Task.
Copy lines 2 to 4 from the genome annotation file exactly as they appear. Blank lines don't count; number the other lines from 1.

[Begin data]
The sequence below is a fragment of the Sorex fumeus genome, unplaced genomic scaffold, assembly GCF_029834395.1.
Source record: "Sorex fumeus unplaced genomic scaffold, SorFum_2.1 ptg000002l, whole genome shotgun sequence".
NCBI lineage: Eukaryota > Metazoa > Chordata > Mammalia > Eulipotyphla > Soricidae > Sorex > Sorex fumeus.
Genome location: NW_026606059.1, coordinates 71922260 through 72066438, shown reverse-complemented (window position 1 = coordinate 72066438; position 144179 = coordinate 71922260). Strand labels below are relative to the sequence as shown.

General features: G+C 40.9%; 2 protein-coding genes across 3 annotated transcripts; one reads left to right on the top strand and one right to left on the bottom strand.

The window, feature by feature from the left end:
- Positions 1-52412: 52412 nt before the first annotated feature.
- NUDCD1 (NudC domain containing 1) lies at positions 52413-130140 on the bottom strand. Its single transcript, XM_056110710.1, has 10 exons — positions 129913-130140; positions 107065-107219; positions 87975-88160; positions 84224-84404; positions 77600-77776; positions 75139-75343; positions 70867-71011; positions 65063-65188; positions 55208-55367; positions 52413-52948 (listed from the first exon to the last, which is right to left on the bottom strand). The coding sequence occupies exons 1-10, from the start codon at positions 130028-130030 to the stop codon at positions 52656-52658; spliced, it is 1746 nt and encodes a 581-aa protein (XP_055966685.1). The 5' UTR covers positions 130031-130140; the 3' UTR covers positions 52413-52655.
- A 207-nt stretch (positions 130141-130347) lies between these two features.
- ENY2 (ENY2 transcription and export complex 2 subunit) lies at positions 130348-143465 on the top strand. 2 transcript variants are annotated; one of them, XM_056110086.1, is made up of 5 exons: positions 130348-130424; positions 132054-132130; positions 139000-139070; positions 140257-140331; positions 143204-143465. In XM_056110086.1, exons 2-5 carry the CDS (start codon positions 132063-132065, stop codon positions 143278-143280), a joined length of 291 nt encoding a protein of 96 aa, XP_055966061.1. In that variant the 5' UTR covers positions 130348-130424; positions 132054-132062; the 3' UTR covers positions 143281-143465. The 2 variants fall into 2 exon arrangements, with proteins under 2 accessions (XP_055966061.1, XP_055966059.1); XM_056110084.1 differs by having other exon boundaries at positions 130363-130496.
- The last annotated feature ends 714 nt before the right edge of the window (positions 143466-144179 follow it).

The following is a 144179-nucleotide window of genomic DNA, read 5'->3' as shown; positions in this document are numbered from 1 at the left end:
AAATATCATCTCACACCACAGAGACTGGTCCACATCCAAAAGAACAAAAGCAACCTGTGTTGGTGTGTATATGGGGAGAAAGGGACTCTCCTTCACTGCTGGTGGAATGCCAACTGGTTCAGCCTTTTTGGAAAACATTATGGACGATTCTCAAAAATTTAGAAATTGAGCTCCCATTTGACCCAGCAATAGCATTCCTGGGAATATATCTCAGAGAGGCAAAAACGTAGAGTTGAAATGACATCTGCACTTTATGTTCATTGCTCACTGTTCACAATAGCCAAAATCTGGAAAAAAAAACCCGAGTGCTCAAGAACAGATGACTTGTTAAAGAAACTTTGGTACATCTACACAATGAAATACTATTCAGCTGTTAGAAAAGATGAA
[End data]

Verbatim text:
Source record: "Sorex fumeus unplaced genomic scaffold, SorFum_2.1 ptg000002l, whole genome shotgun sequence".
NCBI lineage: Eukaryota > Metazoa > Chordata > Mammalia > Eulipotyphla > Soricidae > Sorex > Sorex fumeus.
Genome location: NW_026606059.1, coordinates 71922260 through 72066438, shown reverse-complemented (window position 1 = coordinate 72066438; position 144179 = coordinate 71922260). Strand labels below are relative to the sequence as shown.